Sen. Yaw: Administrations’ Position Disappointing

HARRISBURG – State Senator Gene Yaw (R-23) today issued the following statement after learning the Administration was adamant that the Pennsylvania State Police (PSP) Aviation Patrol Unit (APU) IV, formerly located at the Williamsport Regional Airport, was not part of the Fiscal Code.

“I am disappointed by the Administration’s stance to not allow a provision in the state fiscal code to return the APU back to the Williamsport Regional Airport. From the beginning, there have been more questions raised than answers provided on the transfer of the APU from Williamsport to Hazleton. To say that I am very disappointed in the Administration’s stance is an understatement and I have no intention of giving up the fight.”

On November 8, 2011, an announcement was made by the PSP that the APU would be closed at the Williamsport Regional Airport and relocated to Hazleton.

On December 16, 2011, in a joint letter signed by Yaw and Senate President Pro Tempore Joseph Scarnati (R-Tioga), who’s Senatorial District is served by the APU, the legislators asked Governor Corbett to reconsider the closing.

In May 2012, the Senate Law and Justice Committee, of which Yaw serves as a member, held a public hearing in Lancaster to discuss proposed changes in the way the PSP patrol and work in Lancaster County. During the hearing, Yaw raised the question as to how local officials heard of the proposed changes to the Lancaster Troop J barracks. Local officials responded that they, too, were not notified or consulted in advance.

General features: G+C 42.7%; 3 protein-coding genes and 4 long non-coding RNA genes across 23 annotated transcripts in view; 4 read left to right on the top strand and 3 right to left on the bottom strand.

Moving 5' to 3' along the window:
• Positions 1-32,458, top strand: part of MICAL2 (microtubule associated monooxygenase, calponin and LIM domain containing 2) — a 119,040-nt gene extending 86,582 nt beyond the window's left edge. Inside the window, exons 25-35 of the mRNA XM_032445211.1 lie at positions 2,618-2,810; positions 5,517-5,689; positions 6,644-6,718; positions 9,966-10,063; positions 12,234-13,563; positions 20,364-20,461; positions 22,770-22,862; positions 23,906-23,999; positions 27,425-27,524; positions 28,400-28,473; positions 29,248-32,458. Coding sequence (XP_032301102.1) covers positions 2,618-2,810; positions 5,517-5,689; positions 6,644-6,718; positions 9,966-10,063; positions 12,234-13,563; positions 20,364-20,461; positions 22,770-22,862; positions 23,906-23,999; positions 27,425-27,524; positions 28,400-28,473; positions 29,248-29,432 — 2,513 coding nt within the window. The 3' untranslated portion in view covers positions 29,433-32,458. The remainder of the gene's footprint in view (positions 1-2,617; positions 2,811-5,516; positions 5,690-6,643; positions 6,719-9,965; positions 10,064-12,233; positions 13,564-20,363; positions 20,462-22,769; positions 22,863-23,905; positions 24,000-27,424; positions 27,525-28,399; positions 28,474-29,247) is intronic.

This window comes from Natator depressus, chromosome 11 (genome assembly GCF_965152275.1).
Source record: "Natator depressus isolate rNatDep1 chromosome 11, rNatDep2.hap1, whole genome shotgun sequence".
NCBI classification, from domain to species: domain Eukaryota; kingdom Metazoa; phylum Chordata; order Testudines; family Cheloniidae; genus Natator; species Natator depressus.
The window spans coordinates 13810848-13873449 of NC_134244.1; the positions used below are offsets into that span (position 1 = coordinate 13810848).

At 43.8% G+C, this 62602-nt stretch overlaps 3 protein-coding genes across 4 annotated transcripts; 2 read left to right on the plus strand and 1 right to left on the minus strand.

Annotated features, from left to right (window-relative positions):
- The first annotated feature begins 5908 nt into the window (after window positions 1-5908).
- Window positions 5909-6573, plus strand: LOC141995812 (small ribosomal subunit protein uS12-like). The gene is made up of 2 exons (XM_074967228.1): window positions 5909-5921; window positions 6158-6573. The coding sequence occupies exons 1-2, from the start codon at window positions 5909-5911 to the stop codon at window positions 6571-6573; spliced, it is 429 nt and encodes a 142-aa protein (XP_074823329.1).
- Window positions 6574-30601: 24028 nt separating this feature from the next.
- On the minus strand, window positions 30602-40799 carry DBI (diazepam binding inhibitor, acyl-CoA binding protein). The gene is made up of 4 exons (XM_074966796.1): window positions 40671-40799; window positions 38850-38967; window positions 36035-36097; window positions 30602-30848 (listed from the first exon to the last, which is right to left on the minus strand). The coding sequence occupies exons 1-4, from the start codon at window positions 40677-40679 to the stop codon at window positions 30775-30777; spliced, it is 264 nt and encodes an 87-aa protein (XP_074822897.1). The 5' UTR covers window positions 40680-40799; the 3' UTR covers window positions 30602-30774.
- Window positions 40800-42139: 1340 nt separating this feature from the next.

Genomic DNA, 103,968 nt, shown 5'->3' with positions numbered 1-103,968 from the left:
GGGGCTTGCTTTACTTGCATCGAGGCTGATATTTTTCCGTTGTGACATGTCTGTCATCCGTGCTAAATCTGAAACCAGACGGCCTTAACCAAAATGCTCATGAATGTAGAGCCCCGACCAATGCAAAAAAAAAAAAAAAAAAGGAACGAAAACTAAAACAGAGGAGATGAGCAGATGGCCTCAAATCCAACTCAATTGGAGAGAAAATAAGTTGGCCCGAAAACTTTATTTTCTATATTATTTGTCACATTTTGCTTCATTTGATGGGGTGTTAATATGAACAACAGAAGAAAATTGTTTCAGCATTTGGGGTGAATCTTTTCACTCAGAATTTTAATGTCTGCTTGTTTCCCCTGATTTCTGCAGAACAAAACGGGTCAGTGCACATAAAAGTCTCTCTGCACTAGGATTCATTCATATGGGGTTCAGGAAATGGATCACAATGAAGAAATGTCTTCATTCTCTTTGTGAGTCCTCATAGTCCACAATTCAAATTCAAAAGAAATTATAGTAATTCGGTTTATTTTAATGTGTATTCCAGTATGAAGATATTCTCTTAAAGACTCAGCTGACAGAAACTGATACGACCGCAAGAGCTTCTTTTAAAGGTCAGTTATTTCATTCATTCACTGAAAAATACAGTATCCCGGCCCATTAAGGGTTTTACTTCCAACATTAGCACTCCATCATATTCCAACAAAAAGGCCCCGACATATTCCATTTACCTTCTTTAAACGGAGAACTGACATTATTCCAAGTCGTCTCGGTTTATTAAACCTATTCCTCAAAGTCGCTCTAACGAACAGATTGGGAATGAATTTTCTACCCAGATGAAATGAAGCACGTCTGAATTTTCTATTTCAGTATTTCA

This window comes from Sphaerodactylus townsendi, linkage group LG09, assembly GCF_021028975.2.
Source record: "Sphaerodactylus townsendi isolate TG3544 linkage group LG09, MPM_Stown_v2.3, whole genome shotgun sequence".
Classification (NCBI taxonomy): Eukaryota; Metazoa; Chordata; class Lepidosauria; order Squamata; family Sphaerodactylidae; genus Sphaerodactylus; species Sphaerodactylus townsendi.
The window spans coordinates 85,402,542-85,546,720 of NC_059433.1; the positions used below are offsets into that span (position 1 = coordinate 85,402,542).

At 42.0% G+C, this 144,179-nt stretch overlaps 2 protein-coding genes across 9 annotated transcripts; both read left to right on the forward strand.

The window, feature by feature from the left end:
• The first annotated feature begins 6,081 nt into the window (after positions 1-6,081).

Subsequently, in June 2012, the Senate Law and Justice Committee & House Judiciary Subcommittee on Crime and Corrections, chaired by Yaw, held a joint public hearing in Williamsport on the impact on moving the APU out of Lycoming County and to discuss the complement throughout central Pennsylvania. Yaw expressed his disappointment that no PSP official attended the hearing. As stated by several, the testimony in favor of restoring the APU was “compelling.”

“Ultimately, my main concern is the safety of the residents of central Pennsylvania,” Yaw added. “It became evident at the hearing in June that the loss of the APU would undoubtedly be detrimental to public safety. The APU serves 12 rural counties in central Pennsylvania covering 7,600 square miles with a population of almost 500,000 residents. Even more baffling is the fact that no public safety officers or personnel in Lycoming County or surrounding counties represented by the APU were consulted prior to the announcement. This was a very poor decision.”

Contact: Rita Zielonis
(717) 787-3280